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-   -   Dual Boot file for Windows and Linux (https://www.linuxquestions.org/questions/linux-newbie-8/dual-boot-file-for-windows-and-linux-4175422044/)

Oldnewguy 08-14-2012 12:56 PM

Dual Boot file for Windows and Linux
 
Im an old guy new to Linux. Want to give it a try using the dual boot between Windows XP and a Linux Distro. please don't shoot me.

frankbell 08-14-2012 10:07 PM

Welcome to LQ.

I doubt anyone will shoot you. Lots of Linux users started by dual-booting.

brainout 08-15-2012 01:45 AM

Quote:

Originally Posted by Oldnewguy (Post 4754014)
Im an old guy new to Linux. Want to give it a try using the dual boot between Windows XP and a Linux Distro. please don't shoot me.

Finally found your post! I'm a old gal who remembers old Unix from the 1990's, inveterate DOS junkie who was forced to go to Windows in 2000. Now that I've seen Win8, I'm determined to stick with XP and go to dual-boot Linux, which is why I just registered at this forum.

There's a lot to learn. What I wish Linux would do, is convert many of the long arcane commands into MACROS (like batch files) and then top them with an icon users can click on. That's more transparent, too: because you can edit a macro.

Would beat both MS and Apple hands-down, if they properly designed enough macros. Businesses would love it. So then Linux could charge for all that work, and wouldn't have to worry about it being open architecture, since we business owners gladly PAY for the work done, since that saves us time having to learn it all.

Computer code can only be complex, at the bottom level. Fine. But a business owner like me, even when understanding the code, doesn't want to spend time programming, would rather hire someone.

But here, I have to LEARN it first, to see where it belongs in my business. It's more sophisticated than DOS, because it addresses the later hardware, etc.

TobiSGD 08-15-2012 06:39 AM

Quote:

Originally Posted by brainout (Post 4754398)
What I wish Linux would do, is convert many of the long arcane commands into MACROS (like batch files) and then top them with an icon users can click on. That's more transparent, too: because you can edit a macro.

Would beat both MS and Apple hands-down, if they properly designed enough macros. Businesses would love it. So then Linux could charge for all that work, and wouldn't have to worry about it being open architecture, since we business owners gladly PAY for the work done, since that saves us time having to learn it all.

There seem to be some misunderstandings:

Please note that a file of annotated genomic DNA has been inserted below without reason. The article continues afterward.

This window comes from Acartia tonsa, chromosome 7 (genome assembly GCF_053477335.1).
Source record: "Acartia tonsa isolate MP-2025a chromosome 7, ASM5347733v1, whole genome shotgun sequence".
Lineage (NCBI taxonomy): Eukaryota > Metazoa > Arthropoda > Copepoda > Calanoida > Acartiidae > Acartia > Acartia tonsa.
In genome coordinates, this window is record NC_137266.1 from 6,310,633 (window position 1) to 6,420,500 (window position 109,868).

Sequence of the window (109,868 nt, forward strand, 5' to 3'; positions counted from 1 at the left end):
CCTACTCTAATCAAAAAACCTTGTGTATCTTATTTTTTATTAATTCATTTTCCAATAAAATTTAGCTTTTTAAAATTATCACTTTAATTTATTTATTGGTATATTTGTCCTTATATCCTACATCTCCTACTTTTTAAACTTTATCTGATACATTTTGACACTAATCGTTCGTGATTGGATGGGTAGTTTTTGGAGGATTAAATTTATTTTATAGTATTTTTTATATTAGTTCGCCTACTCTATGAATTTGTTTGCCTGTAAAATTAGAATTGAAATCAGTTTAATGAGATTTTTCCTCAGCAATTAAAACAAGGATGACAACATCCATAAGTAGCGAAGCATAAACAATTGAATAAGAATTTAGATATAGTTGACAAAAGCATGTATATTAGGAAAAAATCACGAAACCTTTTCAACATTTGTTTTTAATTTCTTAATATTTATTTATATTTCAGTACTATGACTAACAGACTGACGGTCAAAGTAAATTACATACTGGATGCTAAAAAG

1. Linux has a bunch of good desktop environments and window managers. If you choose one of the distributions that is more aimed at the beginner you won't have to do much work on the command-line at all (if you don't want to).
2. Setting up scripts (I think that is what you mean with MACROS?) may be convenient if you have tasks the re-occur often with the same settings. Otherwise it is not. Since nobody in the Linux community can know the workflow of your business it is impossible to make pre-built scripts for you.
3. There is no central Linux authority, so "Linux could charge" is simply not possible. Also, being an open architecture is nothing to worry about, it is one of the main advantages of Linux.

It is rather simple: If you don't want to learn something and rather pay someone for the work you need to be done then simply hire someone. There are a whole lot of Linux freelancers out there.

brainout 08-15-2012 07:54 AM

Quote:

Originally Posted by TobiSGD (Post 4754550)
There seem to be some misunderstandings:
1. Linux has a bunch of good desktop environments and window managers. If you choose one of the distributions that is more aimed at the beginner you won't have to do much work on the command-line at all (if you don't want to).
2. Setting up scripts (I think that is what you mean with MACROS?) may be convenient if you have tasks the re-occur often with the same settings. Otherwise it is not. Since nobody in the Linux community can know the workflow of your business it is impossible to make pre-built scripts for you.
3. There is no central Linux authority, so "Linux could charge" is simply not possible. Also, being an open architecture is nothing to worry about, it is one of the main advantages of Linux.

It is rather simple: If you don't want to learn something and rather pay someone for the work you need to be done then simply hire someone. There are a whole lot of Linux freelancers out there.